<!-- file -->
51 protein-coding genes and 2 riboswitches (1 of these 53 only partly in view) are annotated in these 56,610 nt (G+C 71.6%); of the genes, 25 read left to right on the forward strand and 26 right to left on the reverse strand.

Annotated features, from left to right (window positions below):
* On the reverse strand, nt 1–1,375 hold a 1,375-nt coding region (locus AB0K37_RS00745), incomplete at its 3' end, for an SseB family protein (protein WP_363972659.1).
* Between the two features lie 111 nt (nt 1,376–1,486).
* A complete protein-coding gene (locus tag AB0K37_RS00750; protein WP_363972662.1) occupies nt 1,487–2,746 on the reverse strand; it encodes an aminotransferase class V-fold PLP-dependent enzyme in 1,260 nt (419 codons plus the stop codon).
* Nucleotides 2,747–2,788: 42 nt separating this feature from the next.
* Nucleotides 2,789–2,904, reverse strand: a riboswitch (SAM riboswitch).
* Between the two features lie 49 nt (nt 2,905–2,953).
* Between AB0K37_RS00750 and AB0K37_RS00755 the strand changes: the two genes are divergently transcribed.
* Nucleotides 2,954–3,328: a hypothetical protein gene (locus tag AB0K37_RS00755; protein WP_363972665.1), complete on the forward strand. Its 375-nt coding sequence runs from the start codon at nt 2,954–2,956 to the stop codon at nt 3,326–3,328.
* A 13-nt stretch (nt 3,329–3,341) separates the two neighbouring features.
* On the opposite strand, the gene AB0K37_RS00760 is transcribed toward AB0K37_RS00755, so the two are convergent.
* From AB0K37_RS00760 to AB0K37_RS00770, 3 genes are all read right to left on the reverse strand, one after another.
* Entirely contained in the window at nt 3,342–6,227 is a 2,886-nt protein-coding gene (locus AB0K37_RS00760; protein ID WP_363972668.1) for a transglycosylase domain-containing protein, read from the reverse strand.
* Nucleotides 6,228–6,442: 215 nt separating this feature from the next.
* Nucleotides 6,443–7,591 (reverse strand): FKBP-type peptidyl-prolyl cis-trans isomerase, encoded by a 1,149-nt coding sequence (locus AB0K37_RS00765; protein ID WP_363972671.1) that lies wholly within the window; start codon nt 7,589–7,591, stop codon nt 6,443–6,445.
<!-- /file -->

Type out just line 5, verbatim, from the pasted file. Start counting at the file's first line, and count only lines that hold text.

* A complete protein-coding gene (locus tag AB0K37_RS00750; protein WP_363972662.1) occupies nt 1,487–2,746 on the reverse strand; it encodes an aminotransferase class V-fold PLP-dependent enzyme in 1,260 nt (419 codons plus the stop codon).